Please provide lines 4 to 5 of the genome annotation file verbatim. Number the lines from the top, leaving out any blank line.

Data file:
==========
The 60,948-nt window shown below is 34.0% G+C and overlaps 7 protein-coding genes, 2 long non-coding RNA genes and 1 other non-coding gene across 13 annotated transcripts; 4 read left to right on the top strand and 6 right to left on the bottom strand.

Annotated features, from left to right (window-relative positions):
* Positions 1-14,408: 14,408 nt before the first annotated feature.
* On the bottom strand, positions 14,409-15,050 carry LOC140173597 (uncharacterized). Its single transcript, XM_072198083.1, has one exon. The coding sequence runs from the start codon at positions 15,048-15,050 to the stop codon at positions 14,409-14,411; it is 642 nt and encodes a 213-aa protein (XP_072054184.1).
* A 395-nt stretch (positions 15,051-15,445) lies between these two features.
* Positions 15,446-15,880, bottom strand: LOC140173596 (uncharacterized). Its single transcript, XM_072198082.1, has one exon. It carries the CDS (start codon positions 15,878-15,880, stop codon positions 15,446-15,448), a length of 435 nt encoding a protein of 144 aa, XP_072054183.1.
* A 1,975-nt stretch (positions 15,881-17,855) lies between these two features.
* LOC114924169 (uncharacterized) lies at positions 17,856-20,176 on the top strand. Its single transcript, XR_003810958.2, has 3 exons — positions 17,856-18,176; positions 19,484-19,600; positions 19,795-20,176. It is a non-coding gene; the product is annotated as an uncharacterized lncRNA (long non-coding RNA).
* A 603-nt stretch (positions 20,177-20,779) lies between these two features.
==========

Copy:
* On the bottom strand, positions 14,409-15,050 carry LOC140173597 (uncharacterized). Its single transcript, XM_072198083.1, has one exon. The coding sequence runs from the start codon at positions 15,048-15,050 to the stop codon at positions 14,409-14,411; it is 642 nt and encodes a 213-aa protein (XP_072054184.1).
* A 395-nt stretch (positions 15,051-15,445) lies between these two features.